Dunu's house sound usually leans towards to either the warm and smooth, or bassy signatures. Even their single balanced armature based IEMs were more mid-centered with rolled-off highs and lows. Knowing this, I had my worries about the result of the DN-1000 tuning. Why? It's simple. For their first hybrid earphone, Dunu chose one of the best (and of my favorites) Dual BA driver on the market, the TWFK, which is known by its extreme brightness with amazing hyper detail and ultra high speed, but light on the low-end. Add to that a Dunu's dynamic driver, which can be quite bass heavy and slow in speed, and the result could be either a horrible V-shaped sound, too bassy and trebly with recessed mids - if done wrong - , or a beautiful full and well balanced sound, challenging the top-tier products - if done right. Fortunately, I'm glad to say that it's the latter case. The configuration is the same as the older and much pricier AKG K3003 model and the newer Astrotec AX-60, and while I don't know how those two sound, one thing is clear, these new Dunu DN-1000 are a top-tier product, at least among universal IEMs.

The impressions are based on using the clear white stock tips with the blue rings. While the rings mainly help to get a better fit, they also have some effect on the sound, especially in the bass and/or treble positioning. Not a huge difference to dedicate a special section to each ring, but worth mentioning. Personally I opted for the blue ones as they offer a best balanced sound from low to highs.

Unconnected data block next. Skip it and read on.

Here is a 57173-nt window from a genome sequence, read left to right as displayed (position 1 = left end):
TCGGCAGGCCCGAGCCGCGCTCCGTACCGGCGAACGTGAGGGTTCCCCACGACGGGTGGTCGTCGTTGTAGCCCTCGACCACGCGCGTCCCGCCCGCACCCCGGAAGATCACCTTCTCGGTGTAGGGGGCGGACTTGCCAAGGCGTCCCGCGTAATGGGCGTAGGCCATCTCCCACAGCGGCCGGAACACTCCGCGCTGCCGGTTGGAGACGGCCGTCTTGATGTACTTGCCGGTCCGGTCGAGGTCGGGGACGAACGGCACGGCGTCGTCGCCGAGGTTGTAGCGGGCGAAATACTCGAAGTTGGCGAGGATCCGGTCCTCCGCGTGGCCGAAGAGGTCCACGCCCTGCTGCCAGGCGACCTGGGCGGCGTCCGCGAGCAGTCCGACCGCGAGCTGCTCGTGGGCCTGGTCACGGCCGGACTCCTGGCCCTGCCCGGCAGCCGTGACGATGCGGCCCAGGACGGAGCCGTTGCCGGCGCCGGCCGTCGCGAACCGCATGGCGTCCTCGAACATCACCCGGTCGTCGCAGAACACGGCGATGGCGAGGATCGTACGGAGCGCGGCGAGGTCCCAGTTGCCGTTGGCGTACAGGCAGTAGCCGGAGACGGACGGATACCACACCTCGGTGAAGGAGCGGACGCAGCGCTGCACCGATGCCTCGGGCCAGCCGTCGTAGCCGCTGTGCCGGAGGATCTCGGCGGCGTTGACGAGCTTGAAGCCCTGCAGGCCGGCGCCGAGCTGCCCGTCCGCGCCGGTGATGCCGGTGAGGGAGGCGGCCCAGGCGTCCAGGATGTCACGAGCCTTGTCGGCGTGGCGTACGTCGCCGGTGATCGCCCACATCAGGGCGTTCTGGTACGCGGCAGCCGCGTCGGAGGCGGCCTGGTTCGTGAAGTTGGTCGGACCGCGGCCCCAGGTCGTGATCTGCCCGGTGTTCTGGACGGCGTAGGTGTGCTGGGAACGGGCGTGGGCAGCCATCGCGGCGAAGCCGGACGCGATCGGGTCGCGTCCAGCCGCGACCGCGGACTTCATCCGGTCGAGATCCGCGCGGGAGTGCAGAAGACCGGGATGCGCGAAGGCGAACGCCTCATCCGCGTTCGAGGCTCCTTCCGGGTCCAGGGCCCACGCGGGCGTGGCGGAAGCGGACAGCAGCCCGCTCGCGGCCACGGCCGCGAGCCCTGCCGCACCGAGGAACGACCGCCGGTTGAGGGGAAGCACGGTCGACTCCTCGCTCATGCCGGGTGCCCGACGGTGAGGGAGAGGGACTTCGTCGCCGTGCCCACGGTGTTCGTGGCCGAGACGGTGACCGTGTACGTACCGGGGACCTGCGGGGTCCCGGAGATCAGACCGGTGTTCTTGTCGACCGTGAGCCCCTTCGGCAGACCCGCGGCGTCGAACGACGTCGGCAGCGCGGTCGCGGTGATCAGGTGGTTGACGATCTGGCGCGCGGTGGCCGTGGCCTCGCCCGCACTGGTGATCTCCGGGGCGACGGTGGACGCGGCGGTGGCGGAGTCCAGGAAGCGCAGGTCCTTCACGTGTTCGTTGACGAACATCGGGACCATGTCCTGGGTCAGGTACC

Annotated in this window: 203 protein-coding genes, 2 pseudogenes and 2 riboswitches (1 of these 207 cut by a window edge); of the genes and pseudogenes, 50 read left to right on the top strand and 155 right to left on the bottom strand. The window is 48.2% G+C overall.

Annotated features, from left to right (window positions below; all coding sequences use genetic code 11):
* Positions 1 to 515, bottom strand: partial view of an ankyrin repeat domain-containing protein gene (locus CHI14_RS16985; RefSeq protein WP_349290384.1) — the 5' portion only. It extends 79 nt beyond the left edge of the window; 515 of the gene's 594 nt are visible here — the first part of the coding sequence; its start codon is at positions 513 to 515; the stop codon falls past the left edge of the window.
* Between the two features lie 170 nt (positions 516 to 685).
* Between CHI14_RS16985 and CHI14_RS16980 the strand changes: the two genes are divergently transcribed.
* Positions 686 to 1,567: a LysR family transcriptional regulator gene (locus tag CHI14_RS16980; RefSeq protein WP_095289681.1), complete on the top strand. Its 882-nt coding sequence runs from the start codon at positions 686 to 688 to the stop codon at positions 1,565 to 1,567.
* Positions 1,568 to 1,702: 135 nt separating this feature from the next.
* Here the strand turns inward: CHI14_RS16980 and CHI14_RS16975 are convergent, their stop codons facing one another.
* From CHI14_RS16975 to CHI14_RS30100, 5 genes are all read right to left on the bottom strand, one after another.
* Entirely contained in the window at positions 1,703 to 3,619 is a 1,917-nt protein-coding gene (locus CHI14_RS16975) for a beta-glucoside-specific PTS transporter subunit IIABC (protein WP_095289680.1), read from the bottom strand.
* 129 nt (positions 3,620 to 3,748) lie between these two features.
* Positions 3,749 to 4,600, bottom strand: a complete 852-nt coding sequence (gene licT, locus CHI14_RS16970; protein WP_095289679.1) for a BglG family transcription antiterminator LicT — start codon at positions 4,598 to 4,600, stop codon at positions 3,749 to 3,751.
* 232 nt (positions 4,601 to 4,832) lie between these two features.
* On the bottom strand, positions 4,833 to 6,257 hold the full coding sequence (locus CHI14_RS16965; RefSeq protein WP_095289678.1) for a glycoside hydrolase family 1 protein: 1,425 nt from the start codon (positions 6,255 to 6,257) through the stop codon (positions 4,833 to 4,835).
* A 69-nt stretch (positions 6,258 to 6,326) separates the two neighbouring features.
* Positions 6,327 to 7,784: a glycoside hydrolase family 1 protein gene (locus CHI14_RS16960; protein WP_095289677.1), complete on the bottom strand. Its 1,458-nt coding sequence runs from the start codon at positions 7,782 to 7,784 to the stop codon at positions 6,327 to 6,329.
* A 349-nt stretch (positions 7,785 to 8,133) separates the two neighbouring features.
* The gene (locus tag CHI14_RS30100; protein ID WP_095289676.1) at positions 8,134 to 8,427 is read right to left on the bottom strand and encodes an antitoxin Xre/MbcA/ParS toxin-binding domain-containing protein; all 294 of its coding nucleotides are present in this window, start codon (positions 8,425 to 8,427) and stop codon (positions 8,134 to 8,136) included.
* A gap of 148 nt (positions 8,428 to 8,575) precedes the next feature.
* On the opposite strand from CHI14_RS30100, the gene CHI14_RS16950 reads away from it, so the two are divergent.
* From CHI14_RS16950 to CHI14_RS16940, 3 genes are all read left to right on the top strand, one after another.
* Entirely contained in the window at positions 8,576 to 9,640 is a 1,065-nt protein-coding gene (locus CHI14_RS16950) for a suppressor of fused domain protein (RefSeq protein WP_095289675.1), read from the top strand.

Bass: The Dynamic driver.

The low end is always full and rich, which is a characteristic strength of Dunu's dynamic drivers. It's a big and surrounding bass that never gets to point of being overwhelming. They compete very well against similar priced (and even pricier) dynamic IEMs in tightness, precision, and overall speed and detail. While they can't match the 'pure' multi-BA drivers in micro detail and ultra speed, they have the more natural feeling and realistic attack and decay that dynamic drivers usually offer. Layering is great and extension is more than enough. Quantity wise, both mid and sub bass are evenly presented, and quality wise they're way far ahead from the previous models, including even the previous flagship, the DN-19 Tai Chi.